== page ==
Open Text’s new CEO preps for compliance competition

Just as Open Text’s earnings rose earlier this month, so did John Shackleton.

The Ontario-based firm recently said chief executive Tom Jenkins will step down on July 1 and named long-time president Shackleton would become

CEO. Jenkins, who recently authored a book on enterprise content management, has led Open Text for the past decade.

Shackleton says Open Text is aggressively pursuing the opportunity to help large companies better comply with a barrage of laws and regulations that now govern the way information is managed and stored. Although he admits this can sometimes be a chore, he says the results can go beyond keeping the senior management team out of jail. In some ways, it’s similar to the situation companies faced when they were dealing with the Y2K bug, he says. 

“Some people took the easiest and least expensive route and just got it done,” he says. “Whereas others would say, ‘If I’m going to do this and use it as a benefit for my company to clean up my act. That’s where the next phase will be.”

Shackleton recently spoke with about Open Text’s acquisition strategy and its plans for the rest of 2005. How are you managing the transition with your new role and Tom’s?

John Shakelton:   When I joined Open Text just over six years ago now, really Tom and I worked as partners, where Tom’s background was in the engineering kind of things and mine’s much more in the organizational growth side of things. Even though Tom was the CEO and I was the president, I was pretty much the only person who reported to Tom. I had everybody reporting into me. What this has done has formalized the whole process and allowed Tom to focus on the three key areas that he’s always wanted to. One is to really define the whole market space that we’re in. As you may know, Open Text is not exactly a brand name, so one of his major focuses in defining this space will be to help Open Text become one. The second part of it is, with Sarbanes-Oxley and everything that goes with it, he will be focused on the change in the way that boards (of directors) are being used, which is much more strategically, while also providing them the infrastructure that they probably would never have really seen within a board, and obviously using our products to do that. My goal is that, seeing as we are selling products are around Sarbanes-Oxley, that we would become a model for that. The last thing, which he has been doing, is on the mergers and acquisitions. We have a very formal approach for strategic review of where we’re going and the role that acquisitions play in that. Then Tom goes off and acquires the companies and I integrate them.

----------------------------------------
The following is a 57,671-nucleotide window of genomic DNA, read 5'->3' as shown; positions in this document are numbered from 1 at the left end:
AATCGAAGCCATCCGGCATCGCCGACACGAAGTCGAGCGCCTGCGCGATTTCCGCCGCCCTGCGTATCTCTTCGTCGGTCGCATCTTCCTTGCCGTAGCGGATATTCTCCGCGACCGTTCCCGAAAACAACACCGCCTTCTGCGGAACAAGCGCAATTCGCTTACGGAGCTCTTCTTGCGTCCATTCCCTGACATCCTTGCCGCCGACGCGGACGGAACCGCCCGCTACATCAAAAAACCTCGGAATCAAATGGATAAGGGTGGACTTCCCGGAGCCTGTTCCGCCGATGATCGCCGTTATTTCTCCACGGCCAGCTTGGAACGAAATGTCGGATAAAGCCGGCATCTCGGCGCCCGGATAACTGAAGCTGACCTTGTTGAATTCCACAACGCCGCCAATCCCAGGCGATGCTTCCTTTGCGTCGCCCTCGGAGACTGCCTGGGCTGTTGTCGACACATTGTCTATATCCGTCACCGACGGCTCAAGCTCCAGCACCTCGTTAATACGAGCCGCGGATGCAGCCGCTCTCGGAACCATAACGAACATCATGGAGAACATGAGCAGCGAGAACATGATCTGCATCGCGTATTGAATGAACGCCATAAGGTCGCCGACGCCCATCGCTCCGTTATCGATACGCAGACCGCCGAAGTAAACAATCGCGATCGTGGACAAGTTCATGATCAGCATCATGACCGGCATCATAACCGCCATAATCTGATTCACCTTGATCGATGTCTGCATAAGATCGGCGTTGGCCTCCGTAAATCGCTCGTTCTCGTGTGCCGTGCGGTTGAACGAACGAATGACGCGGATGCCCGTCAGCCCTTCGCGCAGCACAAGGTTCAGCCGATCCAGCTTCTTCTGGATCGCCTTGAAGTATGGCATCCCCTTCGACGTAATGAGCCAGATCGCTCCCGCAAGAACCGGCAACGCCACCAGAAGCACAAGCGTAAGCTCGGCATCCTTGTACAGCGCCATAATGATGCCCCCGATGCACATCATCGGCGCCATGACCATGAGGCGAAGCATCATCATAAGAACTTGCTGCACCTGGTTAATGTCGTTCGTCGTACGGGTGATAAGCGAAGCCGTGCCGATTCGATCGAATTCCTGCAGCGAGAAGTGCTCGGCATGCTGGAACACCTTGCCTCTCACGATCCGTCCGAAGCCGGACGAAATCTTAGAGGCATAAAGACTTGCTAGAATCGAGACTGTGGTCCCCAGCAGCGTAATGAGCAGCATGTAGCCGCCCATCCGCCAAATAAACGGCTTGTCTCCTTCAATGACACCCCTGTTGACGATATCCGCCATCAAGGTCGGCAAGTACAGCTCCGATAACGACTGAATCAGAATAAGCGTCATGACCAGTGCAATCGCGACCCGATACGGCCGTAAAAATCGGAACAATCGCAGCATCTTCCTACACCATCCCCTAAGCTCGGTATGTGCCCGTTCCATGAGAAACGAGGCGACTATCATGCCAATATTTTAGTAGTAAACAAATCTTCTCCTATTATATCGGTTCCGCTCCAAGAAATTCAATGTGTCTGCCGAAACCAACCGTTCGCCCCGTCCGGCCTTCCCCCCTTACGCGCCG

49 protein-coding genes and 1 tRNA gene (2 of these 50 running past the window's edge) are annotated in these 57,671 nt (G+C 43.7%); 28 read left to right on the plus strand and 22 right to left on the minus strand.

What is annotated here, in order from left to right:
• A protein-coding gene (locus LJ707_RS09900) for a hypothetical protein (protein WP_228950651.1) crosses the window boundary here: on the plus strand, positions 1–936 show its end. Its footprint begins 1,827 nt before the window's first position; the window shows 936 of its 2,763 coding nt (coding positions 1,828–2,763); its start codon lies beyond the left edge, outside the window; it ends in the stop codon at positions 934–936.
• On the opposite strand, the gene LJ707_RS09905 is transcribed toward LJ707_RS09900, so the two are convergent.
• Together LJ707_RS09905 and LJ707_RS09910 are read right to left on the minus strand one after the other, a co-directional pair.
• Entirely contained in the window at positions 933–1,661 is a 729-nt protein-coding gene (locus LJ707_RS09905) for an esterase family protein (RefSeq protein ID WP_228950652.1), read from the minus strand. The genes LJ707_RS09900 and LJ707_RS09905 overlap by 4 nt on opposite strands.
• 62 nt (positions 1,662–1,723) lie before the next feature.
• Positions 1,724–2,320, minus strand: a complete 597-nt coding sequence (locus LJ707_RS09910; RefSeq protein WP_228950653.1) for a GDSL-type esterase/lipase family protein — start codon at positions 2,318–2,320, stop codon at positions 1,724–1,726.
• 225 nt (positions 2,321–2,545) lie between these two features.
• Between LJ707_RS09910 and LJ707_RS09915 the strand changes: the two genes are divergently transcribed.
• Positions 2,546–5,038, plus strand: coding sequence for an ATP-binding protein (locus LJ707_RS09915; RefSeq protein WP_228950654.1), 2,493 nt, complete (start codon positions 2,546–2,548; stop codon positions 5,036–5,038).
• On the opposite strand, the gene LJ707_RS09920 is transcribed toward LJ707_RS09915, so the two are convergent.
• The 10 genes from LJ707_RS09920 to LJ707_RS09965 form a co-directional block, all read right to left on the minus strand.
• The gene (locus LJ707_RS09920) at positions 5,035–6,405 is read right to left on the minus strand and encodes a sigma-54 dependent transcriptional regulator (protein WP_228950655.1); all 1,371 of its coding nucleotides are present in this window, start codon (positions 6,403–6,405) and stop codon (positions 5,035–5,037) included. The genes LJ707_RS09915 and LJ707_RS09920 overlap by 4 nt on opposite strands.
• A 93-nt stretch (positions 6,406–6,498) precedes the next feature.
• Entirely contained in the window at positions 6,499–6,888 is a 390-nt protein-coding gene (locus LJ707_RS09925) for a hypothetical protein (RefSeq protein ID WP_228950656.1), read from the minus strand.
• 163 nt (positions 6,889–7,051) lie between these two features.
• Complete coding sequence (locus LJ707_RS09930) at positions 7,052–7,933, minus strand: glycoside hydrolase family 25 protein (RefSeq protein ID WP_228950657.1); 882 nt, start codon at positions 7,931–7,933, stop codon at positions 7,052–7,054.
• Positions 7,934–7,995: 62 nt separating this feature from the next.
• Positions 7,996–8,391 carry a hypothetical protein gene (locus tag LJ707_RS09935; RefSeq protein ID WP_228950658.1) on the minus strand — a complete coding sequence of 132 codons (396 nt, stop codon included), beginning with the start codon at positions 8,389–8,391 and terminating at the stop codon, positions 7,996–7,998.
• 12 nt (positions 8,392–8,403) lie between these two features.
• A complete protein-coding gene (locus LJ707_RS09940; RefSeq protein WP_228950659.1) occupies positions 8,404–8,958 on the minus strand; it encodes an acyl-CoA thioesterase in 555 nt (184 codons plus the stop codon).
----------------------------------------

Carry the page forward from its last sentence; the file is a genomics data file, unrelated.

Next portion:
ITB: How do you go about that exactly? You’ve done a lot of them.

JS: We actually have a very good methodology around the whole acquisition. We only go after ones that strategically fit where we want to be in the market. It will either fit from a technology standpoint or a customer base. By customer base, I mean giving us strong customers but also maybe domain expertise of the sales people selling into that customer base. It’s not a CA approach where they’re just rolling up and milking maintenance. We’ve only ever bought – even though we’ve bought a lot – for the long-term strategic growth of the company within our space. We have a disciplined approach of what we would go after, or, in these days, it’s almost daily we get people coming and saying they want to be part of Open Text. The discipline is sifting through and saying “No.” 

ITB: How do you know when an integration has been successful?